After that, we spent about a year polishing the student demo and submitting it to events. We were very lucky to grab the attention of Indie Fund and win a trip to Brazil to attend BIG Festival. After that, we had the game mostly on hold and spent a few months setting up a company and a team to “finish it” (which mostly meant building the game from scratch but keeping the design and the AI tech).
Basically, it’s about giving Kaizen enough personality for the player to be able to project meaning. Most of the time, Kaizen will have specific information to convey, but the extent of that information needs to be a blurred line. The more players project their thoughts onto Kaizen, the easier it is to foster empathy.
Sergey spoke at nucl.ai of how the writing was a huge part of the AI. Basically we are able to run the input through dictionaries to translate the sentence into a simpler one that we can then look for an answer to. The answer will be a 3×3 matrix of different ways to react to a specific context, depending on Kaizen’s emotions.
On the technical side, that was pretty mutch it, but we then had to write the meta-answers – answers that could be declined by Kaizen to procedurally generate meaningful sentences. That was a lot of work, probably more than most advanced chatbots specialists could have simplified it to. I believe, though, that this unique mix of a simple, but powerful technical solution and human writing made Kaizen so unique.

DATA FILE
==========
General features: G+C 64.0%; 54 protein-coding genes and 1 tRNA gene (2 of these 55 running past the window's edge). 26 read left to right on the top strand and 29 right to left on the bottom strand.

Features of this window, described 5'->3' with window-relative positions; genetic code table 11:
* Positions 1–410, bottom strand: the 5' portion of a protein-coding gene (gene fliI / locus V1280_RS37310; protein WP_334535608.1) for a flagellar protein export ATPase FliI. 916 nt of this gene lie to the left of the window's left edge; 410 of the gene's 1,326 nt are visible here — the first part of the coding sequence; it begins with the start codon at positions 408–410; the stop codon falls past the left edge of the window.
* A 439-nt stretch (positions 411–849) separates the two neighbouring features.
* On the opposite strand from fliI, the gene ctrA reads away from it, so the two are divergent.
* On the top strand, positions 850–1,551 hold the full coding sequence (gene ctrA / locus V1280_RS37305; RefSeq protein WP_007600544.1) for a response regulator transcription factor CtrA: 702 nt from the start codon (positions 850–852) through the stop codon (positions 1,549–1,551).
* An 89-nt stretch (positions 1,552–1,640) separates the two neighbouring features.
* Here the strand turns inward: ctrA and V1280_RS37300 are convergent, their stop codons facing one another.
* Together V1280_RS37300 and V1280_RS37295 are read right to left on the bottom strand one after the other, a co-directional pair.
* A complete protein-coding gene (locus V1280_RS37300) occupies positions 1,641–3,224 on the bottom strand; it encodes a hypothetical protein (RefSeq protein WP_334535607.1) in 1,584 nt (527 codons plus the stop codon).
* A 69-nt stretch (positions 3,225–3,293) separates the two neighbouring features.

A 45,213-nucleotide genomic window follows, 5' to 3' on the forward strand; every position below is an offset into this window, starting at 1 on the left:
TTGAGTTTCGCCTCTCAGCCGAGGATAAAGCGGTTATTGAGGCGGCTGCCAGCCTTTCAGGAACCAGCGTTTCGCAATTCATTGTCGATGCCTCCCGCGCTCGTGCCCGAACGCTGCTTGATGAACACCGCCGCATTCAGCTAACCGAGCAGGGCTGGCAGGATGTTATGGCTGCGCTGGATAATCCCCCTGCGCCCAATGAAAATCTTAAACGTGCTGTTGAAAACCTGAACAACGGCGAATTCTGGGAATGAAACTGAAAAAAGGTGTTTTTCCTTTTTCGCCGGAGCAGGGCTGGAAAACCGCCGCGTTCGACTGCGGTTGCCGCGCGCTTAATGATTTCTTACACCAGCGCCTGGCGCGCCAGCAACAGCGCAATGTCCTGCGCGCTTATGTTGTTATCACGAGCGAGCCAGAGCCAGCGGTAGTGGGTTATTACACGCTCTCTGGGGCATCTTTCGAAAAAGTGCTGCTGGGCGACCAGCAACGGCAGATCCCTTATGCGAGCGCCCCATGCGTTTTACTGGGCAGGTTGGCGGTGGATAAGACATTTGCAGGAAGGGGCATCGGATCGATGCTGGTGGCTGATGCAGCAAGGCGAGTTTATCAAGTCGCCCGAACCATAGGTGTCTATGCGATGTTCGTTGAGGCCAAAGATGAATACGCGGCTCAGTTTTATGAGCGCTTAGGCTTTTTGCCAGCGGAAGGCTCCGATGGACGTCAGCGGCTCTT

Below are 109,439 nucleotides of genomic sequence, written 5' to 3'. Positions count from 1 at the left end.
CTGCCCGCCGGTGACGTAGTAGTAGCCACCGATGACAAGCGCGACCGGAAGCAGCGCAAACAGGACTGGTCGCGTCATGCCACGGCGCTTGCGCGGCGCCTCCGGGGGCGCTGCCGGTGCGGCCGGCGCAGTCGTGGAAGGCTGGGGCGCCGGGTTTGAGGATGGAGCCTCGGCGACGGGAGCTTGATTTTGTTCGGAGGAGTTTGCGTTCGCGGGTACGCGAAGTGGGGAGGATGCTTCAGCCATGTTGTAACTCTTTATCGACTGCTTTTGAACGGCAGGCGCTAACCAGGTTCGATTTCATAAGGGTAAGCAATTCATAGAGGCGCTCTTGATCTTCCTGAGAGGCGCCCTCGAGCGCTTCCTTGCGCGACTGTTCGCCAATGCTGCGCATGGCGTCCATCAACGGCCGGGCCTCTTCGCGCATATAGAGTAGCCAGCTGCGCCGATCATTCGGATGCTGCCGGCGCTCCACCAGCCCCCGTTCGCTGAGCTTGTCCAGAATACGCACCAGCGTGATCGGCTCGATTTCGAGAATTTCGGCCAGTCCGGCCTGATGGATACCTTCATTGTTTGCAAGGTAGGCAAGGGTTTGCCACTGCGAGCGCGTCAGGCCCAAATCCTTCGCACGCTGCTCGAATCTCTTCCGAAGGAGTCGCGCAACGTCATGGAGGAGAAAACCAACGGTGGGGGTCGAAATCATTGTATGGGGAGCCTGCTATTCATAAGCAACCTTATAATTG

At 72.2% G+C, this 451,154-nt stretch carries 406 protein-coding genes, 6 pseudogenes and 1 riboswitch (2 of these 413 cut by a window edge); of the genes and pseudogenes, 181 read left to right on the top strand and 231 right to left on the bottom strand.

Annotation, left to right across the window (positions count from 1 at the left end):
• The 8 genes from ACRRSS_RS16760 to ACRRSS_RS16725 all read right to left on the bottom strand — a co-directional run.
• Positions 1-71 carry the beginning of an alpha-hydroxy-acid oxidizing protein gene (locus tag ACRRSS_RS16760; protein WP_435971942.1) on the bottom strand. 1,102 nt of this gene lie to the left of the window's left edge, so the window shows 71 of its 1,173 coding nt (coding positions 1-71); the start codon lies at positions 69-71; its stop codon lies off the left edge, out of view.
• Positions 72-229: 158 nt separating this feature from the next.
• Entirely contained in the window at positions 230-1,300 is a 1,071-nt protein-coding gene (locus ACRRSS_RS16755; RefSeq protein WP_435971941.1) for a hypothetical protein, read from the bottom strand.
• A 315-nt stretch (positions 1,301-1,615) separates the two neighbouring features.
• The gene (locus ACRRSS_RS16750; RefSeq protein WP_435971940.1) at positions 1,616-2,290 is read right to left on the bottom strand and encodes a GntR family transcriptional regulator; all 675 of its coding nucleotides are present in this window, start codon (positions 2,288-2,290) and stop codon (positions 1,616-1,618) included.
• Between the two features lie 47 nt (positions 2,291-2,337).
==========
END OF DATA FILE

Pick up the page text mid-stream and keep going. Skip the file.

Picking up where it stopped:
Machines are made by people, and as such they will often convey a lot of insight on their creators. Event is about people.
Well again, machines are made by people. We made Kaizen and we had stories of fear and anxiety to tell.
Of course we did. We are big fans of Duskers, and Overcooked was Ocelot’s Choice at EGX Rezzed. We all wishlisted the game and bought it when it shipped, playing it a lot at the office. I haven’t played Stardew Valley yet, but I’ve heard great things.
I would also like to point that a student game from the school we started Event at got nominated for best student game, which we failed to do with Event, so I wish them all the best for the next steps.
I think it’s a formidable time to make games. We have great, easy to learn tools. A lot of resources. A lot of great people that we can work with on projects. This also means it’s really hard to sell a game. I think at least some people, if not most, imagine selling a game as a launch day quest. I kinda believed that too. I expected the launch day to make or break the game. And it kinda broke. But the game survived and scored well in winter sales.
There is the bundle economy, too, that can guarantee a second revenue stream down the road. But the thing is, you gotta stick with it. Even if you are now working on someone else’s game to make rent. Even if you would rather bury your head in the sand and forget you spent years of your life in a game which failed to break even on week one. You have a company (maybe), debt (probably). If you are French you also have a truckload of paperwork to fill out at the time you’d rather be moving on. We don’t talk enough about the “after”.